Last week, following the dismantling of the elected legislature in Venezuela, we looked at the possibility of the military failing to support President Nicolas Maduro and perhaps even removing him from office to restore order. That was one of the big unknowns in the rise of Maduro as a complete dictator, but yesterday we may have seen the first hints of an answer. A small band of individuals, some civilian and some wearing military apparel and claiming to be from the army, briefly attacked a military base near Valencia. (Reuters)
Venezuelan authorities suppressed a small rebellion at a military base near the city of Valencia on Sunday, arresting seven men who they say participated in a “terrorist attack” against the government of unpopular leftist President Nicolas Maduro.
Earlier on Sunday a video circulated on social media showing a group of men in military uniform announcing an uprising in the wake of the creation of a pro-government legislative superbody on Friday, which was widely condemned as a power grab.
Hundreds took to the streets in Valencia to support the uprising, said resident Carolina Herrera, who like other witnesses reported shots through the night.
While details are still somewhat sketchy, it sounds as if the uprising consisted of a relatively minor number of individuals and it was put down pretty quickly. At least two were killed with several more arrested. The remaining rebels fled, some with weapons which they’d commandeered from the base, but Maduro quickly vowed that the response against them would be harsh. (Associated Press)
President Nicolas Maduro vowed that a band of anti-government fighters who attacked a Venezuelan army base will get the “maximum penalty” as his administration roots out his enemies.
Troops killed two of the 20 intruders who slipped into the Paramacay base in the central city of Valencia early Sunday, apparently intent on fomenting a military uprising, Maduro said in his weekly broadcast on state television.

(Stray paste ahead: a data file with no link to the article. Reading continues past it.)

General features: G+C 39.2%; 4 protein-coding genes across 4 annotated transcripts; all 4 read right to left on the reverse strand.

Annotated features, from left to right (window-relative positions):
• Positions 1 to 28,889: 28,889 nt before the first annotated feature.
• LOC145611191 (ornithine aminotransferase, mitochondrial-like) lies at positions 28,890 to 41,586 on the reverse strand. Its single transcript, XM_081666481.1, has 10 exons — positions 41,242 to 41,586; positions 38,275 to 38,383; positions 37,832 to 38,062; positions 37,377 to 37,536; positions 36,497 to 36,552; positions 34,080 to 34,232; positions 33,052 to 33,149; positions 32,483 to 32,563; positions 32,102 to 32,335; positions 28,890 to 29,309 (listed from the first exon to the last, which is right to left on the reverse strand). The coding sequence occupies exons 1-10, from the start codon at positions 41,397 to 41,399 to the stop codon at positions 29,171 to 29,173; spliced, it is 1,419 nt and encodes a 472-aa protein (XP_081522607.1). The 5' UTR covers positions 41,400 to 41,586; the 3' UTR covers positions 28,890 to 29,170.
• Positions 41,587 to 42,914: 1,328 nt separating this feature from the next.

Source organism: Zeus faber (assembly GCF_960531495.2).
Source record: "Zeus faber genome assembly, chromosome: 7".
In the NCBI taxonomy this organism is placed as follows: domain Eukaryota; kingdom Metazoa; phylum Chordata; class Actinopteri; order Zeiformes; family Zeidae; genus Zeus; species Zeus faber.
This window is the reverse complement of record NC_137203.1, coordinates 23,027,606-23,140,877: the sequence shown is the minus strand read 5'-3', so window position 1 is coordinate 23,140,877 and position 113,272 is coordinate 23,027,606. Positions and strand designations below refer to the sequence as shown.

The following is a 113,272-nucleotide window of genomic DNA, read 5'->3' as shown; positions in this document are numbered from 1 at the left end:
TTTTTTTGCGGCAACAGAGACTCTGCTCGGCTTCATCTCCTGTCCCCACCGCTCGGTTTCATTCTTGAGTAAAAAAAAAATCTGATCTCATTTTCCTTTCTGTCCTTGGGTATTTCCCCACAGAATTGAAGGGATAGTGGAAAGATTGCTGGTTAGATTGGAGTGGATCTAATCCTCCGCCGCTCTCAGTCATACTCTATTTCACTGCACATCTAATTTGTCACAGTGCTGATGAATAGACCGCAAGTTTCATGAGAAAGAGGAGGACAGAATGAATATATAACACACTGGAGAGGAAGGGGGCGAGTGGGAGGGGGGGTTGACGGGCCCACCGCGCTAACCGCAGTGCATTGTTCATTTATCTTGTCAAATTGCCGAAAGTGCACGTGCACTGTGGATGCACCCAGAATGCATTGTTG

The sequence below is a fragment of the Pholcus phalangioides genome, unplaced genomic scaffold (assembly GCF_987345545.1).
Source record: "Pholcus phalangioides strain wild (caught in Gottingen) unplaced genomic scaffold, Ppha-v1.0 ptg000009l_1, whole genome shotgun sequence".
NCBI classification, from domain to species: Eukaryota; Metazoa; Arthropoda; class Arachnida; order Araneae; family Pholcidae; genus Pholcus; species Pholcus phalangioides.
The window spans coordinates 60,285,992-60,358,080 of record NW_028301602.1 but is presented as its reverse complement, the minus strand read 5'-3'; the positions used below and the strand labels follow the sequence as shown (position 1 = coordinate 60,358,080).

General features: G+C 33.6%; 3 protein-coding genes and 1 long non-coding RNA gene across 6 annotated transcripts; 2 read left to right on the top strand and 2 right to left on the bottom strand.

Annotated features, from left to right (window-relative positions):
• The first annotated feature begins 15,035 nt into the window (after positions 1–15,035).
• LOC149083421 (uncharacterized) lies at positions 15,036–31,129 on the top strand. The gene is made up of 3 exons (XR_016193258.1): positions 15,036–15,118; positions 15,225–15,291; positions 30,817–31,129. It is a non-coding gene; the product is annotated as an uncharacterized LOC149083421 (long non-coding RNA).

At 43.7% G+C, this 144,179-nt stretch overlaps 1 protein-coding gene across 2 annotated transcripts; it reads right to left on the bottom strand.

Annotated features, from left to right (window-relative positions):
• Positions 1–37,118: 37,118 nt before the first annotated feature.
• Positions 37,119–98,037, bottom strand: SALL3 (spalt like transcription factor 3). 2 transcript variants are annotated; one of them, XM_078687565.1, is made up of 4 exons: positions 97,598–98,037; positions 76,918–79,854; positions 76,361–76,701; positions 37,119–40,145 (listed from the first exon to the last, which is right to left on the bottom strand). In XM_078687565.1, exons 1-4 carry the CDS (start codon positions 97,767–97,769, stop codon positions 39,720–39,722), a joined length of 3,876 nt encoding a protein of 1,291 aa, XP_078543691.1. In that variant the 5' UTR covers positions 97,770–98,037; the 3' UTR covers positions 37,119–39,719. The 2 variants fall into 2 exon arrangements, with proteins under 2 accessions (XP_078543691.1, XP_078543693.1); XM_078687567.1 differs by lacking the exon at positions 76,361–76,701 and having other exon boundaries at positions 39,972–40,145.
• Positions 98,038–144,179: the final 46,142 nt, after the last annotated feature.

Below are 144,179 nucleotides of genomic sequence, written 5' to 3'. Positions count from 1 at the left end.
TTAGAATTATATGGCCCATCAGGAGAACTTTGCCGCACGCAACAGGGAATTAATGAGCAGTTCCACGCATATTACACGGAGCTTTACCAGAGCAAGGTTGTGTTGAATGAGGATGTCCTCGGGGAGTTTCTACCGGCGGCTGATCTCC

One of the invaders was injured, seven captured and 10 got away, the embattled leader said.
“We know where they are headed and all of our military and police force is deployed,” Maduro said. He said he would ask for “the maximum penalty for those who participated in this terrorist attack.”
The country’s legislature, which was ostensibly eliminated by the recent “election” of the so-called constitutional assembly, is still meeting today and they’ve been encouraging the military to defect from Maduro and restore order. At the same time, they are encouraging citizens to continue taking to the streets in protest. Unfortunately, the starving and outgunned protesters haven’t had any apparent effect on Maduro’s power grab thus far as the country spirals downward toward hermit kingdom status. A military uprising, while it would no doubt be somewhat bloody and leading to unpredictable results, may be the best (if not only) remaining option for removing Maduro and restoring some sense of order to Venezuela.
The problem here is that we have no idea if this was a one-off raid by an isolated, small band of less than two dozen dissidents or the beginning of something larger. If opposition forces can’t come up with more than two or three dozen sympathetic members of the Fuerza Armada Nacional Bolivariana who are willing to fight and take back their country, this isn’t going to turn out to be much of a coup. But if this one attack inspires others around the country, who knows? It might not be too late to save Venezuela from this tyrant after all. If not, the end game of socialism will be on full display for the world to see. And it’s not going to be pretty.